Yet there may be challenges on the horizon – and the portfolio is being rotated accordingly. “But there were also managers in the portfolio who showed signs that it may become difficult to maintain good returns, without succumbing to increased risk-taking, as the credit cycle is approaching an end. Therefore, a main theme for manager selection in 2018 is to gradually reduce directionally exposed managers and to replace them with more suitable opportunities for current circumstances. However, it should be borne in mind how difficult it may be for any credit strategy to maintain consistent performance when markets are approaching an inflection point. For that reason, AIM has now been focusing on funds pursuing liquid strategies, especially those with a niche or otherwise innovative approach” says Jarvi.
AIM’s client base includes Nordic institutional investors like pension funds, endowments and insurance companies.
The third spot was taken by CARAM Systematic Alpha, which delivered a positive return of 4.12% in 2017. “This is a Swedish Krona return, and would have been higher in the USD share classes of underlying funds; the cost of hedging USD share classes back to SEK is now over 2%” explains CEO, Simon Reinius. The institutional share class charges fixed fees of just 0.4% (of which 0.2% is management fees and 0.2% administrative fees) and a 10% performance fee above SEK risk free rates (with a floor of zero).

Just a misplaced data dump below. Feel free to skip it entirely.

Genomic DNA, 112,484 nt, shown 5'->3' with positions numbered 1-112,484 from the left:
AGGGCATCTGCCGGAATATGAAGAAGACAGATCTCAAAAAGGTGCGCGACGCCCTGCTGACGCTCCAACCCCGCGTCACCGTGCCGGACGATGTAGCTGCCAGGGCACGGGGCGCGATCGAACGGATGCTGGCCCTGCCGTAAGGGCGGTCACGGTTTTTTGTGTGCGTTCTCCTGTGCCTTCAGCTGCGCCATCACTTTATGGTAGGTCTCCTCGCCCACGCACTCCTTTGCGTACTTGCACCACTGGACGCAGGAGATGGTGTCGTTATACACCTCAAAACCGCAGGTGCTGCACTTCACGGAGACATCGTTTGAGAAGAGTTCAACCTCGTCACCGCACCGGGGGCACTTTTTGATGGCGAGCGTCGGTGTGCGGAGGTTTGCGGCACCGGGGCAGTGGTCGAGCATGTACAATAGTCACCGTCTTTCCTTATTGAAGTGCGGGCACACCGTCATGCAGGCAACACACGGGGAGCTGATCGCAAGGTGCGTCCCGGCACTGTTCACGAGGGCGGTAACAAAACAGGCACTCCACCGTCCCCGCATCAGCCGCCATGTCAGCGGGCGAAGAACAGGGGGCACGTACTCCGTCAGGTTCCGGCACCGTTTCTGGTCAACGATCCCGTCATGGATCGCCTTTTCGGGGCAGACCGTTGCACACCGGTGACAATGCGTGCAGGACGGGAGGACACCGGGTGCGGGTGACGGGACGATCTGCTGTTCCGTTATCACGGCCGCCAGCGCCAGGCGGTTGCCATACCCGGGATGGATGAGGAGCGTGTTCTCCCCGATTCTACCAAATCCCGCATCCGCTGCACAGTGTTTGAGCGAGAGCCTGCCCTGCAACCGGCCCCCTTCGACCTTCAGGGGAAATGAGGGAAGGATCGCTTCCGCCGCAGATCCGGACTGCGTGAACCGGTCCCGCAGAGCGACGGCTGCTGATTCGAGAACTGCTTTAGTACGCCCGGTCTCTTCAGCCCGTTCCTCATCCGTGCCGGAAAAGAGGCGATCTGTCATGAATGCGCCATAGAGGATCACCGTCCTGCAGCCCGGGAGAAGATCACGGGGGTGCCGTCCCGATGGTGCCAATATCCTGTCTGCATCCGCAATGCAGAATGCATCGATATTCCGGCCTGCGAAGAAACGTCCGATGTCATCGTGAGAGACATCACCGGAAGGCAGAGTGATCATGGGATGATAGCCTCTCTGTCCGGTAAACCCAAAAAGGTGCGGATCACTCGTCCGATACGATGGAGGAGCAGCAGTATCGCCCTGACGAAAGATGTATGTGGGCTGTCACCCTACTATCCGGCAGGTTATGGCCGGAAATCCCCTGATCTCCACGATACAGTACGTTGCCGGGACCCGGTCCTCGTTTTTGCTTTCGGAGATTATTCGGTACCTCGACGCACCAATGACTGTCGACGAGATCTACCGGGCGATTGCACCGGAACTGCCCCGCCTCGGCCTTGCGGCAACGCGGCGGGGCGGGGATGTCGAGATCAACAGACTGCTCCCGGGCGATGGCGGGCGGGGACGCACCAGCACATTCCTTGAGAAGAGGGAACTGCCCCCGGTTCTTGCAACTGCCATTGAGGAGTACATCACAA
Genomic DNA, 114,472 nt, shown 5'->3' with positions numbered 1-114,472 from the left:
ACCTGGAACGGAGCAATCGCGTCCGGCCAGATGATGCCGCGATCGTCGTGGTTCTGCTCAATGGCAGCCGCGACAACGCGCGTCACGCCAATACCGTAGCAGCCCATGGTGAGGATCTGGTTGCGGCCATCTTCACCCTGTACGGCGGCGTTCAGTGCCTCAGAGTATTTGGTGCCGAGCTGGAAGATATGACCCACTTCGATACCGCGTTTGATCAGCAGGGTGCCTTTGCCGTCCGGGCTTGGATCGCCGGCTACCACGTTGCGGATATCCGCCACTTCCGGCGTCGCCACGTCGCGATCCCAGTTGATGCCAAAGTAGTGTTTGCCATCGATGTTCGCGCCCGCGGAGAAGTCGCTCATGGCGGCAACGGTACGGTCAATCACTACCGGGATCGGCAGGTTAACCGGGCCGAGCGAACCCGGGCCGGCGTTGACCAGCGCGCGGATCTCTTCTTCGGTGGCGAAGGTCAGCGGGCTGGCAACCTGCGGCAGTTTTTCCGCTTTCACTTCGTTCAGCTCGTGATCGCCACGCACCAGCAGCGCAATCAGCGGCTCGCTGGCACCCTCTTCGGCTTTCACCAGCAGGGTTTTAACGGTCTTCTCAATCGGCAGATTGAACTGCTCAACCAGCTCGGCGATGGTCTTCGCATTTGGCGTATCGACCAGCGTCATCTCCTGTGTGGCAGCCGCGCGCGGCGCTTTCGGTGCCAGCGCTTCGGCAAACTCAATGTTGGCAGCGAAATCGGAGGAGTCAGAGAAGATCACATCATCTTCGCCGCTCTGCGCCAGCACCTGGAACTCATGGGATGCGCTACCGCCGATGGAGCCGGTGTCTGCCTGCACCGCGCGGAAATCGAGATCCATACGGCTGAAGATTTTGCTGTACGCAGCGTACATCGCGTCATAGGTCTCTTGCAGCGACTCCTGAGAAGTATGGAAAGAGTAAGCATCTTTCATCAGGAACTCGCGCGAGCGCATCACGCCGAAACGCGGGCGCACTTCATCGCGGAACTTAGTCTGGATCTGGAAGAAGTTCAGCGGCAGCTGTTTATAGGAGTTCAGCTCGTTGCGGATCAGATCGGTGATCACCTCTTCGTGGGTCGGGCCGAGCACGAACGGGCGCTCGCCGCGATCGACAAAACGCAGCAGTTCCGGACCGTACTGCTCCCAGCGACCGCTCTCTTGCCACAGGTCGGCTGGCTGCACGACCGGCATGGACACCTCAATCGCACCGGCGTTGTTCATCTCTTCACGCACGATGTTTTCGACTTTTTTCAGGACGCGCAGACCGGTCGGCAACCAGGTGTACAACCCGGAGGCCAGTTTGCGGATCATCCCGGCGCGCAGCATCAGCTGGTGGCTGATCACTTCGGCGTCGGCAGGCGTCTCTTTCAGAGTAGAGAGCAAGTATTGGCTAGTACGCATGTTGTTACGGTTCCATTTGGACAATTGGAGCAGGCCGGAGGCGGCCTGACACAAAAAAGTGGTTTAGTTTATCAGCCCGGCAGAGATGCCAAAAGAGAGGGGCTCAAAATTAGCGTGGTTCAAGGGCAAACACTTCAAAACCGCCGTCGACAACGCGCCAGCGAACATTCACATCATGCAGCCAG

In 2017, most of the returns came from five equity market neutal funds (BlackRock European hedge fund, Old Mutual ARBEA, Contour Manticore, ABC Arbitrage, and Capeview Azri) that are no longer part of the portfolio. By early 2018, CARAM had shifted the strategic allocation to five CTAs and systematic macro funds: a low cost pure trend follower (GSA), an alternative markets trend follower (Systematica), a more diversified quantitative strategy (Winton), and two systematic macro funds (IPM and ADG). “We think these funds are more likely to perform well in a recession or high volatility environment, and are a useful portfolio diversifier” says portfolio manager, Martin Alm.
Optimised Portfolio Management (OPM) has SEK 400 million in the Systematic Alpha fund of funds, and another SEK 1.6 billion in other liquid fund of funds, (and alternative products that allocate to less liquid strategies including real estate and private equity). OPM is a boutique in the family of CARAM, which runs EUR 23 billion.
CARAM is a fan of the Nordic Hedge awards. Says portfolio manager Martin Alm: “the Nordic hedge fund space is very different from the Italian, French or Spanish hedge fund industries, which are not so different from one another. In 2008 Nordic hedge funds behaved very differently. The Nordic Hedge Award are the only distictive prize focused solely on the Nordic region”.